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adjective clause

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adjective clause

There are two adjective clauses in the opening sentence of The Wonderful Wizard of Oz by L. Frank Baum (1900)

Definition:

A dependent clause used as an adjective within a sentence. Also known as an adjectival clause or a relative clause.

An adjective clause usually begins with a relative pronoun (which, that, who, whom, whose), a relative adverb (where, when, why), or a zero relative.


See also:

Exercises:

Observations:

"There are two basic types of adjective clauses.

"The first type is the nonrestrictive or nonessential adjective clause. This clause simply gives extra information about the noun. In the sentence, 'My older brother's car, which he bought two years ago, has already needed many repairs,' the adjective clause, 'which he bought two years ago,' is nonrestrictive or nonessential. It provides extra information.

"The second type is the restrictive or essential adjective clause. It offers essential [information] and is needed to complete the sentence's thought. In the sentence, 'The room that you reserved for the meeting is not ready,' the adjective clause, 'that you reserved for the meeting,' is essential because it restricts which room."
(Jack Umstatter, Got Grammar? Wiley, 2007)

Examples:

  • "He who can no longer pause to wonder and stand rapt in awe is as good as dead."
    (Albert Einstein)


  • "Creatures whose mainspring is curiosity enjoy the accumulating of facts far more than the pausing at times to reflect on those facts."
    (Clarence Day)


  • "Among those whom I like or admire, I can find no common denominator, but among those whom I love, I can: all of them make me laugh."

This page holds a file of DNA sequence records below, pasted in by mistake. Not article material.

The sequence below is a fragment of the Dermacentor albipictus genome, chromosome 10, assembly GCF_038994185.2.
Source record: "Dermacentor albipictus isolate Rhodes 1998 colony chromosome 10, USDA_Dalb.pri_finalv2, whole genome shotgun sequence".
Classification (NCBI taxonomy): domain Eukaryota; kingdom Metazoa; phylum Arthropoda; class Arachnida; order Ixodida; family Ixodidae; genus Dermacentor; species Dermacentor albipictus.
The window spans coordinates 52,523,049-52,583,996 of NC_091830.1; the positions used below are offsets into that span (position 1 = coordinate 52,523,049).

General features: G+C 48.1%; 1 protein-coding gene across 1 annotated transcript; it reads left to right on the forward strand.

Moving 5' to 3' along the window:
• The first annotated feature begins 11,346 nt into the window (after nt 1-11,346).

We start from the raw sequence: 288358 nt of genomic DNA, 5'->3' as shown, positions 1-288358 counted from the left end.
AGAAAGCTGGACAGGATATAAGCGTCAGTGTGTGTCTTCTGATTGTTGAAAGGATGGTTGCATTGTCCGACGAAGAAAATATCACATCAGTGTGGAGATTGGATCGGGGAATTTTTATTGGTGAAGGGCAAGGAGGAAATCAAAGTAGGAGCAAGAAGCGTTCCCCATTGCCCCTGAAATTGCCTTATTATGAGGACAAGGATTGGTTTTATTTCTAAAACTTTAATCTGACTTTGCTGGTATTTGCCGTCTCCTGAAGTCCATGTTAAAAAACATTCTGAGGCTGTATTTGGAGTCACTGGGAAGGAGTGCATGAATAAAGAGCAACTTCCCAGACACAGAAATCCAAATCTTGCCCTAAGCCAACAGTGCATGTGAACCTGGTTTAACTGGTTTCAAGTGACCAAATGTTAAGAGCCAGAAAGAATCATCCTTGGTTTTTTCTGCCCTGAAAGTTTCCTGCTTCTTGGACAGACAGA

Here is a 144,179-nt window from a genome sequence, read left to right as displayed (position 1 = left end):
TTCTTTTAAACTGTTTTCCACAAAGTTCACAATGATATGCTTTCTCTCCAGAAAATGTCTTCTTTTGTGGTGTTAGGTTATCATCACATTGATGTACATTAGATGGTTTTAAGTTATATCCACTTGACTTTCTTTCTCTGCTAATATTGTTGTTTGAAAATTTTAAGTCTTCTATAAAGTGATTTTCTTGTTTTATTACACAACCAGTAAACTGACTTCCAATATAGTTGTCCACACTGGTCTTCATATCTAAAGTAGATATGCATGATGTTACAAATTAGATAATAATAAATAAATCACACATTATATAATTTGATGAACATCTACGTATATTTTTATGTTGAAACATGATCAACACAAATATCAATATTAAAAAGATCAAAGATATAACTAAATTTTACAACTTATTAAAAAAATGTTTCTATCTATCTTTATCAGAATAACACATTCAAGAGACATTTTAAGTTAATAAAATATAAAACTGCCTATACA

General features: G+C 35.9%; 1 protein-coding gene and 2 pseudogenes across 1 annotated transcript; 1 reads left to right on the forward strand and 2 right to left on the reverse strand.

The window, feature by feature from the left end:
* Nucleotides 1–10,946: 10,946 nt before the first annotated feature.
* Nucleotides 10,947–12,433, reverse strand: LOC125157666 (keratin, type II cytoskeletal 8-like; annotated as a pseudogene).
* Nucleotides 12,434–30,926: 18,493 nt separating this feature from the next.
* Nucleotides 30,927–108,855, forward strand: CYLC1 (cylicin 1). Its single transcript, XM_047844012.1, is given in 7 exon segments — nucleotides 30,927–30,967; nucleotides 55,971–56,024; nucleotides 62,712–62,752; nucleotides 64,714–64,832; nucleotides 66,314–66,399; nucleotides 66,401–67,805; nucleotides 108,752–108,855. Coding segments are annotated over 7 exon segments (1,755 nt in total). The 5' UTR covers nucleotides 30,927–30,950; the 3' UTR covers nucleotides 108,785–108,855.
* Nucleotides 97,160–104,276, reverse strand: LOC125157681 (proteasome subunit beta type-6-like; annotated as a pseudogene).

(W. H. Auden)


  • "Short, fat, and of a quiet disposition, he appeared to spend a lot of money on really bad clothes, which hung about his squat frame like skin on a shrunken toad."
    (John le Carré, Call for the Dead, 1961)


  • "Love, which was once believed to contain the Answer, we now know to be nothing more than an inherited behavior pattern."
    (James Thurber)


  • "The means by which we live have outdistanced the ends for which we live. Our scientific power has outrun our spiritual power. We have guided missiles and misguided men."
    (Martin Luther King, Jr.)


  • "The IRS spends God knows how much of your tax money on these toll-free information hot lines staffed by IRS employees, whose idea of a dynamite tax tip is that you should print neatly."
    (Dave Barry)


  • "On I trudged, past the carefully roped-off breeding grounds of terns, which chirruped a warning overhead."
    (Will Self, "A Real Cliff Hanger," 2008)


  • "My brother, who was normally quite an intelligent human being, once invested in a booklet that promised to teach him how to throw his voice."
    (Bill Bryson, The Life and Times of the Thunderbolt Kid. Broadway Books, 2006)


  • "It has been well said that an author who expects results from a first novel is in a position similar to that of a man who drops a rose petal down the Grand Canyon of Arizona and listens for the echo."
    (P.G. Wodehouse, Cocktail Time, 1958)


  • "Afterwards, in the dusty little corners where London's secret servants drink together, there was argument about where the Dolphin case history should really begin."
    (John le Carré, The Honourable Schoolboy, 1977)


  • "The man who first abused his fellows with swear words, instead of bashing their brains out with a club, should be counted among those who laid the foundations of civilization."
    (John Cohen, 1965)
Also Known As: relative clause, adjectival clause
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